Dear Dear Diary
It is not safe even in the privacy of one's own home to avoid the harrassment and emotional blackmail that is the Christmas season. And it has not had the decency of even waiting for the greiving to pass over Dead Bird Day. Already, the demonspawn device in the living room is airing Holiday adverts complete with snow, blinking lights, and guilt-laden rosy-cheeked nymphs hawking anything from new cars to expensive jewelry to cellular phones and torturuous family dinners postively ruined because someone could not use the right spice
! I have enough worries of my own. I do not need any diamonds that look like pieces of ice to remind of the horror that is the winter holiday season. I do not need to worry about my spice rack. I have grown my own herbs for years, and if the local cats do not destroy them in their natural habits, I can do very well without buying any of them. Even when out shopping -- Why I was just admiring Halloween costumes to the tune of Jingle Bells. I was primed for disappointment to find a Mr. and Mrs. Claus costumes. In fact, I rather think anyone showing up at a party for Halloween so attired should be drawn and quartered. But it is an appropriate costume to hand out candy in for the little blighters with the temerity to even knock on my door. After all, Mrs. Claus is very giving, and even I can pretend to be generous once a year.
But I digress.
Even the radio is full of hints and guilt trips and threats of the joy to come as the family must gather. Frank is already pestering me about whose family shall expect us and when and what to bring. Truly I have no idea. His mother is a terrible cook, and will not permit me to help her in the kitchen. I must bite my tongue the entire time in politeness and it is plainly exhausting. Her home is so slovenly, the last time we stayed over, I brought my own sheets. Frank has insisted on hotels since then, and I am not sure if that is worse. And if we go to my mothers, she natters on and on about puppies and kitties and duckies, that I am made physically ill. I cannot bear that any easier. It is better with my brother there, for she will focus on him and I may fade into the kitchen, and cook for everyone.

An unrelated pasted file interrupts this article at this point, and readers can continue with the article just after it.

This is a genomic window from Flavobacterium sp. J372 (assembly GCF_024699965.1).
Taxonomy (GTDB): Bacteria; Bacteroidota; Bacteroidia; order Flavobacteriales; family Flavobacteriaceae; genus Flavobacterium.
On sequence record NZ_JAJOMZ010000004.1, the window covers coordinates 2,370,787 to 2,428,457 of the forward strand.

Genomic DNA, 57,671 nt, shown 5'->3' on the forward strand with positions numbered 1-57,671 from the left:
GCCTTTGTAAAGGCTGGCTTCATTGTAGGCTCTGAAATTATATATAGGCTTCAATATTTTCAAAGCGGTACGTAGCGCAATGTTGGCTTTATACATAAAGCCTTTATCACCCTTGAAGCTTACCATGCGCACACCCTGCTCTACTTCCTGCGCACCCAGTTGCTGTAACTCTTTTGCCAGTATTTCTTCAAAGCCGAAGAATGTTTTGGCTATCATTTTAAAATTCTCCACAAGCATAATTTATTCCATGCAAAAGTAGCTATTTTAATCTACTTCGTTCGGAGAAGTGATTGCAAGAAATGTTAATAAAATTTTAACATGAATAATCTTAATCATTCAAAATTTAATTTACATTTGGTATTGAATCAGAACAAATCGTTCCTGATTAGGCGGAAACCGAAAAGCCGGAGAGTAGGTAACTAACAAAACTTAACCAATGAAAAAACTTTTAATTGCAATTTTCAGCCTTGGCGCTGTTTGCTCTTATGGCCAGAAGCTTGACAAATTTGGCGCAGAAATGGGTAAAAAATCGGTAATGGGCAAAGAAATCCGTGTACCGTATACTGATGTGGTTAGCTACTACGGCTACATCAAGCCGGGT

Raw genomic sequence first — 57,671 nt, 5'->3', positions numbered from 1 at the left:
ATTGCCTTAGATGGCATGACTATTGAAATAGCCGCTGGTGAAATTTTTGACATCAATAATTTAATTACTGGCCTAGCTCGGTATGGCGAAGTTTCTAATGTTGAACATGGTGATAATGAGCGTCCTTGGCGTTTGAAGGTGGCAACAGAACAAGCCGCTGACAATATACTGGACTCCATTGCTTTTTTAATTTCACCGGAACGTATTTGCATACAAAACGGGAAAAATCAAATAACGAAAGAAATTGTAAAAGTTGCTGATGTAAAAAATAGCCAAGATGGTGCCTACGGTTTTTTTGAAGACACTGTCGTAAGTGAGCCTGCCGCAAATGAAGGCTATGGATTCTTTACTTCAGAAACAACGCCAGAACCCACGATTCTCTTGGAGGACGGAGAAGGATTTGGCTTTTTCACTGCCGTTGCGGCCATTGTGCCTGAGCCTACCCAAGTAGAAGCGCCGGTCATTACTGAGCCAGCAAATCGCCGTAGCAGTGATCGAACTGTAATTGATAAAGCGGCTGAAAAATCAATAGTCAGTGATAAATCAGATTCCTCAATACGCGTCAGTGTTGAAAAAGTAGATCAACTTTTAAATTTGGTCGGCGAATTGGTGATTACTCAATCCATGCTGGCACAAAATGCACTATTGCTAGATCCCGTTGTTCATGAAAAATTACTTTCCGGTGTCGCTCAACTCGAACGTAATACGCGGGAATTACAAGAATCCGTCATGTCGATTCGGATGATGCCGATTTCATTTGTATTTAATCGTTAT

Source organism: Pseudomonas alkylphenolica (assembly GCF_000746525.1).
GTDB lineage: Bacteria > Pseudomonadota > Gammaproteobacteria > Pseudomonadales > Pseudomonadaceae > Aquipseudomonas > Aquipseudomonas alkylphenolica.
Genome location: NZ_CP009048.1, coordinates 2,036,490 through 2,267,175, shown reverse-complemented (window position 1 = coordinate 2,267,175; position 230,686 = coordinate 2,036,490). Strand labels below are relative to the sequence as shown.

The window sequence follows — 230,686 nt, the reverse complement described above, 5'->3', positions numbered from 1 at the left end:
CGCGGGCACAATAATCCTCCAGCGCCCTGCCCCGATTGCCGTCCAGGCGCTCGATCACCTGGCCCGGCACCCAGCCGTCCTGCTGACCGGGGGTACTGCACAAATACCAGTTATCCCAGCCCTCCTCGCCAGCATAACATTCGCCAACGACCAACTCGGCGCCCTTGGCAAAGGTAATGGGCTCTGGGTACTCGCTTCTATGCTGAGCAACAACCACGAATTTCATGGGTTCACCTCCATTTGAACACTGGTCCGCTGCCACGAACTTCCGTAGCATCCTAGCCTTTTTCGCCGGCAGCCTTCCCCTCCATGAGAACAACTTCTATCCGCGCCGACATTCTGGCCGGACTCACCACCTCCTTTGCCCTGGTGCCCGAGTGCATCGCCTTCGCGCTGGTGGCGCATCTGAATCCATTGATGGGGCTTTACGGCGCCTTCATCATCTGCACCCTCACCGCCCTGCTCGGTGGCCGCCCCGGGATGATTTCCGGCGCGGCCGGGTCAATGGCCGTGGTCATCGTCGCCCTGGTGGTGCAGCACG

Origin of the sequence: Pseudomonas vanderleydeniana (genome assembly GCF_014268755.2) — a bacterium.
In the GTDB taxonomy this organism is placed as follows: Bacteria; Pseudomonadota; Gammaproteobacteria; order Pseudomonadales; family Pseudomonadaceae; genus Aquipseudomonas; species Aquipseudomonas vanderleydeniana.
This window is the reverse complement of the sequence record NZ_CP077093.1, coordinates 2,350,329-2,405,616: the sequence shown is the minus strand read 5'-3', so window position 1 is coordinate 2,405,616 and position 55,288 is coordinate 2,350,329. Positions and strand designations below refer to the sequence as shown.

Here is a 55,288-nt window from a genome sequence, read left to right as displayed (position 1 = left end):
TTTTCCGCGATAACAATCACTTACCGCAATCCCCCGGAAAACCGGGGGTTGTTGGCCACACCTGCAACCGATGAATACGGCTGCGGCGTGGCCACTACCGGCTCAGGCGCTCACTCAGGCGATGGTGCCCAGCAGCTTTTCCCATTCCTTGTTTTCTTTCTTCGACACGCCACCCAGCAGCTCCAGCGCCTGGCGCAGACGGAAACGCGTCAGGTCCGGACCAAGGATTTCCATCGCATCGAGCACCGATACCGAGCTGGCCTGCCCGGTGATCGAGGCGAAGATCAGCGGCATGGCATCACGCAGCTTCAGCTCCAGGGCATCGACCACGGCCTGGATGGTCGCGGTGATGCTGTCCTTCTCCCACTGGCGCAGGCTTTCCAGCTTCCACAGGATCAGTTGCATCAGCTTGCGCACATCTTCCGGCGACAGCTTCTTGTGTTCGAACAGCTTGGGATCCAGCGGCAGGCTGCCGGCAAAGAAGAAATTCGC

What I truly would love would be to just stay home. Oh what a joy it would be to just be home for the holidays! Just Frank and myself underneath the tree. No stress. No worries. No need really for presents- most of the time he forgets anyway. And I could cook all day in all of the colors and no one, not one person, would dare object to guacamole with the turkey. Bliss.
I could smell the rotting chicken carcass. I have no idea what is wrong with these women's noses. They even argued over who would take the bag, and not in a "God I don't want it but someone has to take it" type of way. But Mrs. Beasley-Beasley herself took it by paying a whole $5 for it.
I laughed all the way home. Frank could not understand why, and every time he asked, he set me off again. Thank goodness he drove.